Water. When it comes to supporting life, it’s the most essential element on our planet. Today, the mounting demand for freshwater resources has never been greater. Responsible and effective water usage is everybody’s job. Whether you live off the grid or on, proper maintenance of your water systems and being mindful of how much water you draw from them is paramount for conservation efforts.
There are many ways of conserving water. For instance, rain water harvesting or “catchment” is the practice of collecting rain water in water storage barrels. The water is then used for indoor plumbing or outdoor watering. Many homesteaders use rain water for their thirsty gardens. And if you are wondering about recycling water at home, gardens are an excellent recipient of water from a DIY grey water system. A grey water system can be as basic or advanced as you choose. Grey water can be harvested from sinks, showers, baths and laundry. It does not include toilet water.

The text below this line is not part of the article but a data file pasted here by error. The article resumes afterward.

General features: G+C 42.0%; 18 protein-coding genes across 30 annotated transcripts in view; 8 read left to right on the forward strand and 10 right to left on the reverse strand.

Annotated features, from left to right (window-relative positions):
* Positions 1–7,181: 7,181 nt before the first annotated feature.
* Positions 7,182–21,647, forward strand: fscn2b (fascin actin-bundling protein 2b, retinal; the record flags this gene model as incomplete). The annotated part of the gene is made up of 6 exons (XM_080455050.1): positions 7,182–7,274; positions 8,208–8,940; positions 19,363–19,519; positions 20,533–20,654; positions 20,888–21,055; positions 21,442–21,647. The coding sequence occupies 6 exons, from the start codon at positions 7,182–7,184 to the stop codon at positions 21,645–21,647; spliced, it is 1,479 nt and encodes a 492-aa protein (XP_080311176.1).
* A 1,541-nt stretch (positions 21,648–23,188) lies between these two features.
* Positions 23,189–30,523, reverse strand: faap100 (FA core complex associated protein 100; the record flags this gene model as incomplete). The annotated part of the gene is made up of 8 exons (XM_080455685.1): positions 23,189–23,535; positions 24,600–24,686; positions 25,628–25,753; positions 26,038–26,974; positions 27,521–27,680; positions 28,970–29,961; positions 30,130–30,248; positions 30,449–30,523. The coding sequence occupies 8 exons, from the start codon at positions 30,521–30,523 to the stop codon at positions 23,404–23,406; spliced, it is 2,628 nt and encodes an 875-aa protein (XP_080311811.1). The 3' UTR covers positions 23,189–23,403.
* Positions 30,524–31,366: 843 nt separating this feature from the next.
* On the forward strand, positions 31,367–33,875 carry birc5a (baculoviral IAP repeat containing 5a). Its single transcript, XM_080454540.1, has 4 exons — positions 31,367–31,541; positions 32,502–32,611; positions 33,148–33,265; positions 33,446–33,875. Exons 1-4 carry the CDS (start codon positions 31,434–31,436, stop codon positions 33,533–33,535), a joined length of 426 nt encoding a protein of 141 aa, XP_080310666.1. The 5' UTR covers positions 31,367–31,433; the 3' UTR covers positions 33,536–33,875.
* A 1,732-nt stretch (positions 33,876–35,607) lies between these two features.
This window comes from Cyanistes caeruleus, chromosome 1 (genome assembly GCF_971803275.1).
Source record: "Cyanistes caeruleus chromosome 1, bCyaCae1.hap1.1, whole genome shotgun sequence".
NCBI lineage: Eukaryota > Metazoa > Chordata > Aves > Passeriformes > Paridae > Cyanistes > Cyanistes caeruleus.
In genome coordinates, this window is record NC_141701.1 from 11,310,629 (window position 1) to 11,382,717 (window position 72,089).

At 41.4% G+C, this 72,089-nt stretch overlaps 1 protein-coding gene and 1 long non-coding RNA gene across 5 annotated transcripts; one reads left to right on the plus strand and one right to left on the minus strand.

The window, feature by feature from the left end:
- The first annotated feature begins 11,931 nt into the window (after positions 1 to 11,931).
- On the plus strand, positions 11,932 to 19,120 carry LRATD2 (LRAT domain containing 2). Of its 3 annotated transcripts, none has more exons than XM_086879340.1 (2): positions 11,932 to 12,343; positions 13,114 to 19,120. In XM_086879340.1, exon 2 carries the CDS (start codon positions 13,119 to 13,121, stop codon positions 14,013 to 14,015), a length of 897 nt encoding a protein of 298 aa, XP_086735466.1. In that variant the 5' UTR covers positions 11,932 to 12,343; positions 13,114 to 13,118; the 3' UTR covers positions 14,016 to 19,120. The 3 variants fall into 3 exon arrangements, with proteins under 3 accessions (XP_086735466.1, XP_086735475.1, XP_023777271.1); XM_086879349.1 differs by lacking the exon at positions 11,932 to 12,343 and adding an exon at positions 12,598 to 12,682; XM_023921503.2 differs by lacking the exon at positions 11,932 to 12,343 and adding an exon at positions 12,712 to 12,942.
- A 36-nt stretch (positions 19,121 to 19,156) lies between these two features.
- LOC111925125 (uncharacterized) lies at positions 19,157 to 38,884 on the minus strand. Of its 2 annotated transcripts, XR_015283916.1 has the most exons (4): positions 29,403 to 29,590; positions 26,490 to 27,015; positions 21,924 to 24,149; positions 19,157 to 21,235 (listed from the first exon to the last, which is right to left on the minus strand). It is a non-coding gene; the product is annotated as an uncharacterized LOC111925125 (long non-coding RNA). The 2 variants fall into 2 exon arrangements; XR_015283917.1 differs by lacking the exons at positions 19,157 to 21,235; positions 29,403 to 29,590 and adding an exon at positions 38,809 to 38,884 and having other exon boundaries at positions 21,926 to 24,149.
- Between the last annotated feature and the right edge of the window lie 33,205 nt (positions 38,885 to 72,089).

Many of our readers reside on sizable plots of homesteading land. If you fall within that category, you may be interested in farm pond design. If you decide to build a pond on your homestead, proper farm pond maintenance is a must. It ensures fish stay healthy and ponds do not suffer from issues such as winterkill.
Jeff Hoard, Countryside Contributor, shares his thoughts about his farm pond, which is filled via wind-powered pumps:
“A well-planned farm pond can add pleasure and productivity to your land. It provides a calm, peaceful area to relax, fish, etc. We also use ours in a practical way, to irrigate plants, which keeps the water moving and cleaner.”
When disaster strikes, access to safe water for drinking and personal use can be compromised. It’s smart to research how much water you should store as an emergency essential ahead of time. If you have a well and generally use an on-grid pump, some Countrysiders also recommend building a backup off-grid water system in case of emergency.
It’s easy to take water for granted. Remember, even small changes to your water footprint can mean big reductions to the consumption of this precious resource in the long run.